A team, led by senior author Morris J. Birnbaum, MD, PhD, the Willard and Rhoda Ware Professor of Medicine, with the Institute for Diabetes, Obesity, and Metabolism, Perelman School of Medicine, University of Pennsylvania, found that the diabetes drug metformin works in a different way than previously understood. Their research in mice found that metformin suppresses the liver hormone glucagon's ability to generate an important signaling molecule, pointing to new drug targets. The findings were published online this week in Nature.
For fifty years, one of the few classes of therapeutics effective in reducing the overactive glucose production associated with diabetes has been the biguanides, which includes metformin, the most frequently prescribed drug for type 2 diabetes. The inability of insulin to keep liver glucose output in check is a major factor in the high blood sugar of type 2 diabetes and other diseases of insulin resistance.
"Overall, metformin lowers blood glucose by decreasing liver production of glucose," says Birnbaum. "But we didn't really know how the drug accomplished that."
Despite metformin's success, its mechanism of action remained imperfectly understood. About a decade ago, researchers suggested that metformin reduces glucose synthesis by activating the enzyme AMPK. But this understanding was challenged by genetic experiments in 2010 by collaborators on the present Nature study. Coauthors Marc Foretz and Benoit Viollet from Inserm, CNRS, and Université Paris Descartes, Paris, found that the livers of mice without AMPK still responded to metformin, indicating that blood glucose levels were being controlled outside of the AMPK pathway.
Taking another look at how glucose is regulated normally, the team knew that when there is no food intake and glucose decreases, glucagon is secreted from the pancreas to signal the liver to produce glucose. They then asked if metformin works by stopping the glucagon cascade.
The Nature study describes a novel mechanism by which metformin antagonizes the action of glucagon, thus reducing fasting glucose levels. The team showed that metformin leads to the accumulation of AMP in mice, which inhibits an enzyme called adenylate cyclase, thereby reducing levels of cyclic AMP and protein kinase activity, eventually blocking glucagon-dependent glucose output from liver cells.
From this new understanding of metformin's action, Birnbaum and colleagues surmise that adenylate cyclase could be a new drug target by mimicking the way in which it is inhibited by metformin. This strategy would bypass metformin's affect on a cell's mitochondria to make energy, and possibility avoid the adverse side effects experienced by many people who take metformin, perhaps even working for those patients resistant to metformin.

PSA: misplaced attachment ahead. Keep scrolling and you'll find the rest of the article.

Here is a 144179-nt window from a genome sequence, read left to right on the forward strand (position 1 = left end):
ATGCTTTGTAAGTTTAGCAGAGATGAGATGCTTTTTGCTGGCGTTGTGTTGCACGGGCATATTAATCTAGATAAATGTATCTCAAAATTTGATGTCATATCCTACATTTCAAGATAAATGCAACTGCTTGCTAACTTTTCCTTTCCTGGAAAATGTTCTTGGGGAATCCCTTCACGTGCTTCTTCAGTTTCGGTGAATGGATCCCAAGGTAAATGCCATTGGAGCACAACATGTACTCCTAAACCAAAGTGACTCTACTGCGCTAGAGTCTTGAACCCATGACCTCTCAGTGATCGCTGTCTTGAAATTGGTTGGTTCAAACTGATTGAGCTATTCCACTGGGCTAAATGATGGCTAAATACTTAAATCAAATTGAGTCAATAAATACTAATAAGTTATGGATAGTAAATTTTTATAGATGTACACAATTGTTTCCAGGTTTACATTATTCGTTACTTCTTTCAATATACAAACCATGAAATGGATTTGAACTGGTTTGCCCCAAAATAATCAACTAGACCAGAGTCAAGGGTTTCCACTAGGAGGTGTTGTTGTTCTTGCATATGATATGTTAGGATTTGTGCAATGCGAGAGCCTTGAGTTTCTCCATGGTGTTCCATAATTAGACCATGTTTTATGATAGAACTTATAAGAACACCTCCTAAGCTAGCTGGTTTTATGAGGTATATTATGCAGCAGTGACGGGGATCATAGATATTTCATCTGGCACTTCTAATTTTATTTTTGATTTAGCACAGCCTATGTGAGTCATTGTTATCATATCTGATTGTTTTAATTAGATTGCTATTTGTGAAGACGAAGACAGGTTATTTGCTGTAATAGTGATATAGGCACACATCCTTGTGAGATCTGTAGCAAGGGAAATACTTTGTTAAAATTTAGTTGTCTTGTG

University of Pennsylvania School of Medicine: http://www.uphs.upenn.edu/news/
This press release was posted to serve as a topic for discussion. Please comment below. We try our best to only post press releases that are associated with peer reviewed scientific literature. Critical discussions of the research are appreciated. If you need help finding a link to the original article, please contact us on twitter or via e-mail.
There's a new contender in the century-old quest for perfect, guiltless sweetness: allulose. It's sugar — but in a form that our bodies don't convert into calories. Perfect? Not quite.
Researchers say findings may have important public health implications as vitamin supplements are relatively safe and cost-effective
Sarcoptic mange can leave southern hairy-nosed and bare-nosed wombats blind and deaf before eventually killing them
Annual vaccinations could be a thing of the past as scientists have successfully tested vaccines on animals infected with different strains of influenza
Remember winter, when everything was cold and grey? Right now, when all around is lush and green, the contrast couldn’t be greater. But is everything really as it seems? New research shows that we see things differently in winter compared with summer.
We now know how to turn fat cells into ones that burn calories as heat rather than store them – raising the prospect of a gene therapy for obesity
A growing body of research suggests that doctors' racial biases and other prejudices continue to affect the care patients received. Medical educators say self-awareness is an important first step.
A new study renews questions about how aggressively doctors should treat a very early form of breast cancer or pre-cancer.
Addyi gains US marketing licence after third attempt, but questions remain about its effectiveness, potential side-effects and the true need for the drug
Increasingly taken by healthy people to improve focus before exams, after a comprehensive review researchers say modafinil is safe in the short-term